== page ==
North Carolina Coal Ash Spill Causes Concerns About Public Drinking Water
State and federal environmental officials are continuing their investigations of a coal ash spill into the Dan River in Rockingham County.
Duke Energy reported that the spill happened Sunday afternoon. The company estimates that up to 82,000 tons of ash has been released from a break in a 48-inch storm water pipe at the Dan River Power Plant in Eden. That’s around the volume of ash that would fill between 20 and 32 Olympic-size swimming pools.
“This is a massive disaster. For two miles downstream, the river is dark and thick, a milky gray. It’s just eery. The ash has apparently reached about 20 miles downstream to Danville,” said Matt Wasson, Director of Programs, Ph.D. in Ecology from Cornell University
Wasson is with a team of scientists from Appalachian Voices. They are taking water samples near the spill.
Coal ash is the waste left after burning. It contains arsenic, mercury, lead, and over a dozen other heavy metals, many of them toxic. Amy Adams, also with Appalachian Voices, said she's concerned about drinking water supplies.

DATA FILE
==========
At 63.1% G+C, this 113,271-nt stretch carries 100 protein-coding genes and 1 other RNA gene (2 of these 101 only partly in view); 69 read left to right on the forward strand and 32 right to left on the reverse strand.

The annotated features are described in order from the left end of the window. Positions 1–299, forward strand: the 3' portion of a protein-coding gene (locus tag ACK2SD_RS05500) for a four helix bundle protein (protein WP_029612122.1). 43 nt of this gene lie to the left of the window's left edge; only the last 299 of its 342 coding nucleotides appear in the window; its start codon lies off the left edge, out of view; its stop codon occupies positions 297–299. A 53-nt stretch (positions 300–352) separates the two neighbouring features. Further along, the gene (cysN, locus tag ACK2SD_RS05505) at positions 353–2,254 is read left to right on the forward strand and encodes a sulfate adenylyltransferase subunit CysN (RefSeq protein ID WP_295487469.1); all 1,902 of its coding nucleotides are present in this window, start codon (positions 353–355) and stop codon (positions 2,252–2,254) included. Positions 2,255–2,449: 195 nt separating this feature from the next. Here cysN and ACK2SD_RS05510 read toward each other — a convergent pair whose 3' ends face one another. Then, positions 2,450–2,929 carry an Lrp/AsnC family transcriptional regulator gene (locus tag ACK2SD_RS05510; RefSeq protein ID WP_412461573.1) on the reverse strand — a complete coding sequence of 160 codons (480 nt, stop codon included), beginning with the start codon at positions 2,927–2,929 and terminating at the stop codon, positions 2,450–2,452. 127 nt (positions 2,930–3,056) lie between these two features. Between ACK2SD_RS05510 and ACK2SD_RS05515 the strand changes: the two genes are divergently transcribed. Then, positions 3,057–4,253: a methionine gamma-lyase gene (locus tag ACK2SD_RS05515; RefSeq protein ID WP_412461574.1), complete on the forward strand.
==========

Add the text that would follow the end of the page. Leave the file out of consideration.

“There are water intakes further downstream that are used for public water supply and our concern is that those water supplies may be contaminated, or have the potential to be contaminated from this coal ash spill,” said Adams.
“We just learned from West Virginia, and this is a larger spill than West Virginia had, just how devastating those spills can be to public water intakes,” added Adams.
In a news release, Duke Energy said it has been monitoring water quality and has had some success stemming the spillage.
"A top priority Tuesday is to safely insert a camera into the storm water pipe so experts can engineer the appropriate permanent solution. We’re planning to grout and plug the line to eliminate the discharge and provide long-term stability. Also Tuesday, a team with ash basin expertise will attempt to clear the area in front of the pipe with heavy equipment to learn more about the break," said a Duke Energy spokesperson in an email to WFDD's Keri Brown.
Adams said she hopes the situation will bring more attention to how companies handle dry coal ash.
“The best technology available at the moment to Duke and to other coal-fired power plants is to utilize dry coal ash in lined landfills or lined coal ash pits and that is not what we have at this plant. It illustrates the very serious potential for the coal ash to escape into these river systems,” said Adams.
Duke Energy officials say water sampling continues at six locations from the plant to the Danville municipal water system. Late last night, Danville continued to report no challenges treating water and meeting safe drinking water standards.
The company says the N.C. Department of Environment and Natural Resources performed a site inspection Tuesday. Officials from the U.S. Environmental Protection Agency were on scene a day earlier.